Matapica Beach Suriname by Ariadne Van Zandbergen, www.africaimagelibrary.comMatapica Beach is the ideal spot for turtle viewing © Ariadne Van Zandbergen

Matapica Beach

One of the region’s most important marine turtle-nesting sites, Matapica Beach is the name loosely applied to the 20km of wild uninhabited Atlantic coastline that stretches east from Braamspunt (on the combined estuary of the Suriname and Commewijne rivers) to the mouth of the smaller Matapica Creek. Unusually for Suriname, the coastline here is predominantly sandy, and while the water might be a little too rough and murky for it to qualify as a conventional beach resort, it does provide ideal conditions both for the turtles to lay their massive clutches of eggs, and also for visitors to witness this thrilling phenomenon. In terms of turtle encounters, we regard Matapica as the best site in Suriname, since you are based right on the beach, and thus have a better chance of daylight sightings than you would at better-known rival Galibi. The most common species here, as in Galibi, is green turtle, but leatherbacks are also quite frequent. Olive ridley and hawksbill turtles also nest here, but very occasionally and sightings are rare. The main nesting season for green turtles runs from February to May, and for leatherbacks from April to July. Turtles are highly unlikely to be seen at other times.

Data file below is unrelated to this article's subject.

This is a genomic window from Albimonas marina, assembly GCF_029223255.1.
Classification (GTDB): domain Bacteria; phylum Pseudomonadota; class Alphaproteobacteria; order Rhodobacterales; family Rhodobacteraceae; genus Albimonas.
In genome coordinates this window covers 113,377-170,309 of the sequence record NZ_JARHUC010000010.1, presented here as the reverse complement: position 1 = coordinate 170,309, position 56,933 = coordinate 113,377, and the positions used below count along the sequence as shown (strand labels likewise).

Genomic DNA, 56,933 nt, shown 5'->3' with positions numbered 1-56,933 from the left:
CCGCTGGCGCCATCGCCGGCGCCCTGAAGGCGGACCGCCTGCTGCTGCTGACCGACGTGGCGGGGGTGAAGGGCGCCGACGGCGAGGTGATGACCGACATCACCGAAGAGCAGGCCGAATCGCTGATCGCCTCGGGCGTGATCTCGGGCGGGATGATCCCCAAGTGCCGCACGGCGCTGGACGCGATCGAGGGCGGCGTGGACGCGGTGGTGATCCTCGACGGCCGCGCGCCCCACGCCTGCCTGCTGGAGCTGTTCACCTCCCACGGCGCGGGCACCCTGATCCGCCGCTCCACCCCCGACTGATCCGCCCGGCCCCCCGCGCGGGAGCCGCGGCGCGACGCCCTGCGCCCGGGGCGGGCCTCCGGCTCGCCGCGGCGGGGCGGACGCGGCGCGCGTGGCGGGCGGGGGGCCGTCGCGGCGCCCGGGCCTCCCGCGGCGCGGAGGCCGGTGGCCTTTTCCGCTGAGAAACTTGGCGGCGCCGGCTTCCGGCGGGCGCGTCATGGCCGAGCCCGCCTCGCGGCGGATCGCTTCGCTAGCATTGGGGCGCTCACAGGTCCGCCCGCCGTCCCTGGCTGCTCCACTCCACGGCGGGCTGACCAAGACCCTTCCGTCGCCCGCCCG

Church Paramaribo Suriname by Ariadne Van Zandbergen, www.africaimagelibrary.comBe enchanted by the Dutch-Creole architecture of the Historic Inner City of Paramaribo © Ariadne Van Zandbergen


Paramaribo is not only the capital of Suriname, it is also the country’s largest population centre and its main transport hub. Often referred to as Parbo, it’s a safe, welcoming and decidedly beguiling city, steeped in history and strong on character. Founded in the early 17th century on the west bank of the Suriname River, the inner city is renowned for its unique and thoroughly attractive Dutch-Creole wooden architecture, which earned it recognition as a UNESCO World Heritage Site in 2002. Yet despite this Dutch architectural heritage, Paramaribo today is a strikingly multi-ethnic city, one whose diverse population of 250,000 primarily reflects successive waves of forced and voluntary migration from Europe, West Africa, Indonesia, India and China, but also includes a small number of indigenous Amerindians. The Surinamese capital is also justifiably proud of its reputation for religious and ethnic tolerance, epitomised by its grandest mosque and oldest synagogue rubbing shoulders on Keizer Straat, a block west of a historic Dutch Reformed Church.